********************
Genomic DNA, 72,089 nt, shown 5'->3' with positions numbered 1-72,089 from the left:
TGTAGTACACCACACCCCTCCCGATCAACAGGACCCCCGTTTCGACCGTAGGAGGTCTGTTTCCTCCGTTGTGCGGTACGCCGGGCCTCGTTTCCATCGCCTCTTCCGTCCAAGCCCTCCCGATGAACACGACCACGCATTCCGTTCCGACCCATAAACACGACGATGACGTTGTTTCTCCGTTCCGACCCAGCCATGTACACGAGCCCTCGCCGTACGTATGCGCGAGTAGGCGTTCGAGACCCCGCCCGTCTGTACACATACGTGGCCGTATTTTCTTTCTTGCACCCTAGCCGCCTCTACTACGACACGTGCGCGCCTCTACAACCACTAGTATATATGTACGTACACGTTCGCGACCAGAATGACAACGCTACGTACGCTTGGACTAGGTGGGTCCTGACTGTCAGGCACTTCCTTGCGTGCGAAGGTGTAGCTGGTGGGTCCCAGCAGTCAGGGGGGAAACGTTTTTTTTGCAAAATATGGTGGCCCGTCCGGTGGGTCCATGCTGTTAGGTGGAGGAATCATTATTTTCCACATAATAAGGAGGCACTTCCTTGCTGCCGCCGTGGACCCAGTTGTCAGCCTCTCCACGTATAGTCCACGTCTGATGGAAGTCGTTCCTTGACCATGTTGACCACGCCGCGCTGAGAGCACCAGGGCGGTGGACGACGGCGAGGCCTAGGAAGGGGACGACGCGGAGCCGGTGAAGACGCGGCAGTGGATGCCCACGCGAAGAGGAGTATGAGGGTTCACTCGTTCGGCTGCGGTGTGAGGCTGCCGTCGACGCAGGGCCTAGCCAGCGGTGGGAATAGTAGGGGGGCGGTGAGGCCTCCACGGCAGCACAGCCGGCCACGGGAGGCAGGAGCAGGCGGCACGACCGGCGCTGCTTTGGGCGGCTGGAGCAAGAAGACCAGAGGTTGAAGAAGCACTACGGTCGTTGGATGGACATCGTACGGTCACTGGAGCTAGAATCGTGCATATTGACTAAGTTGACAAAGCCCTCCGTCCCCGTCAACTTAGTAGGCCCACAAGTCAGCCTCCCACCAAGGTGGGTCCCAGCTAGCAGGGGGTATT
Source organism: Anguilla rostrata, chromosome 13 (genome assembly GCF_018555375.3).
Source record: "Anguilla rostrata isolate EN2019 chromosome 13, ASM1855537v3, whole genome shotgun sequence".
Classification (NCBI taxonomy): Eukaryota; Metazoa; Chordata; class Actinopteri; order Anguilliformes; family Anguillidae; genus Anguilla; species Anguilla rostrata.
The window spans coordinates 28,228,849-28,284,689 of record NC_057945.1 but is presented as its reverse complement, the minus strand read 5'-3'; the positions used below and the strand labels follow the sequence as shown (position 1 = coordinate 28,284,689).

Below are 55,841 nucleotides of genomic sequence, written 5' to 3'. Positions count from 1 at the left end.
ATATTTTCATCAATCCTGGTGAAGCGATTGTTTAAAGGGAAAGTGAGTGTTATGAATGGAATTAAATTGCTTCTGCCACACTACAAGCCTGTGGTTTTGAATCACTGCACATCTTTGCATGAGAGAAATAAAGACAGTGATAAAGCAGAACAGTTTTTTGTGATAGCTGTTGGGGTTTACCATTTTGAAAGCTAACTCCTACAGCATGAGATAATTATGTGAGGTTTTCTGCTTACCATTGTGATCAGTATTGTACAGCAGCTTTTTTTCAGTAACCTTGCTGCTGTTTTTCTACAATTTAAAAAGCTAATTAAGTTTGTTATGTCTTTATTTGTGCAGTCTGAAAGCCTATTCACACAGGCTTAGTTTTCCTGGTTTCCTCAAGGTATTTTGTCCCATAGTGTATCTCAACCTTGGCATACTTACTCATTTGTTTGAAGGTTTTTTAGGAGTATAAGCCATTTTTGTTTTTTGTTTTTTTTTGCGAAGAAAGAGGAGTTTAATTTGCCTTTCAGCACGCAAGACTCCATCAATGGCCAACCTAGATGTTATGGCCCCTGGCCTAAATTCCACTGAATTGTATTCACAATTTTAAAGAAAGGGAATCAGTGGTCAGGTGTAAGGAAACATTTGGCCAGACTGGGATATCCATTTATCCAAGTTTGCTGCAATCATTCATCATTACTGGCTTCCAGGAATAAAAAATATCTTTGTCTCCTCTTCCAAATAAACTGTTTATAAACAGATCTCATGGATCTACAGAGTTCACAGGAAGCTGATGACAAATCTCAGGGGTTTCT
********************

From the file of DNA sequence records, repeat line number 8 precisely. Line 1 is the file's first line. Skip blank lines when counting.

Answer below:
ATATTTTCATCAATCCTGGTGAAGCGATTGTTTAAAGGGAAAGTGAGTGTTATGAATGGAATTAAATTGCTTCTGCCACACTACAAGCCTGTGGTTTTGAATCACTGCACATCTTTGCATGAGAGAAATAAAGACAGTGATAAAGCAGAACAGTTTTTTGTGATAGCTGTTGGGGTTTACCATTTTGAAAGCTAACTCCTACAGCATGAGATAATTATGTGAGGTTTTCTGCTTACCATTGTGATCAGTATTGTACAGCAGCTTTTTTTCAGTAACCTTGCTGCTGTTTTTCTACAATTTAAAAAGCTAATTAAGTTTGTTATGTCTTTATTTGTGCAGTCTGAAAGCCTATTCACACAGGCTTAGTTTTCCTGGTTTCCTCAAGGTATTTTGTCCCATAGTGTATCTCAACCTTGGCATACTTACTCATTTGTTTGAAGGTTTTTTAGGAGTATAAGCCATTTTTGTTTTTTGTTTTTTTTTGCGAAGAAAGAGGAGTTTAATTTGCCTTTCAGCACGCAAGACTCCATCAATGGCCAACCTAGATGTTATGGCCCCTGGCCTAAATTCCACTGAATTGTATTCACAATTTTAAAGAAAGGGAATCAGTGGTCAGGTGTAAGGAAACATTTGGCCAGACTGGGATATCCATTTATCCAAGTTTGCTGCAATCATTCATCATTACTGGCTTCCAGGAATAAAAAATATCTTTGTCTCCTCTTCCAAATAAACTGTTTATAAACAGATCTCATGGATCTACAGAGTTCACAGGAAGCTGATGACAAATCTCAGGGGTTTCT